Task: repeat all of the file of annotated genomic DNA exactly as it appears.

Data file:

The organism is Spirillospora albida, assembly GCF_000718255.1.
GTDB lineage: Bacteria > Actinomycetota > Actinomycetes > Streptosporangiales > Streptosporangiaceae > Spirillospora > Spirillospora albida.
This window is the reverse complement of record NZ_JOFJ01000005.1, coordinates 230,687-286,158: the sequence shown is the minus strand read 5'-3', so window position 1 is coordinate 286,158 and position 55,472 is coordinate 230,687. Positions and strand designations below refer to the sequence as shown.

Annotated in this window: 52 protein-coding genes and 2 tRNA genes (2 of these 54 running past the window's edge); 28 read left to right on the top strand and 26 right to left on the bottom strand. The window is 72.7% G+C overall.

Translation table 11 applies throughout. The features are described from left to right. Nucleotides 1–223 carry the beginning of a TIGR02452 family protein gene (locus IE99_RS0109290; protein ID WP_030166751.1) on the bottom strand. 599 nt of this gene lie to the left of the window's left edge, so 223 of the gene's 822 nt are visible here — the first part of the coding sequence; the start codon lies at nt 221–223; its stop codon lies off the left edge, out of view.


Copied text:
The organism is Spirillospora albida, assembly GCF_000718255.1.
GTDB lineage: Bacteria > Actinomycetota > Actinomycetes > Streptosporangiales > Streptosporangiaceae > Spirillospora > Spirillospora albida.
This window is the reverse complement of record NZ_JOFJ01000005.1, coordinates 230,687-286,158: the sequence shown is the minus strand read 5'-3', so window position 1 is coordinate 286,158 and position 55,472 is coordinate 230,687. Positions and strand designations below refer to the sequence as shown.

Annotated in this window: 52 protein-coding genes and 2 tRNA genes (2 of these 54 running past the window's edge); 28 read left to right on the top strand and 26 right to left on the bottom strand. The window is 72.7% G+C overall.

Translation table 11 applies throughout. The features are described from left to right. Nucleotides 1–223 carry the beginning of a TIGR02452 family protein gene (locus IE99_RS0109290; protein ID WP_030166751.1) on the bottom strand. 599 nt of this gene lie to the left of the window's left edge, so 223 of the gene's 822 nt are visible here — the first part of the coding sequence; the start codon lies at nt 221–223; its stop codon lies off the left edge, out of view.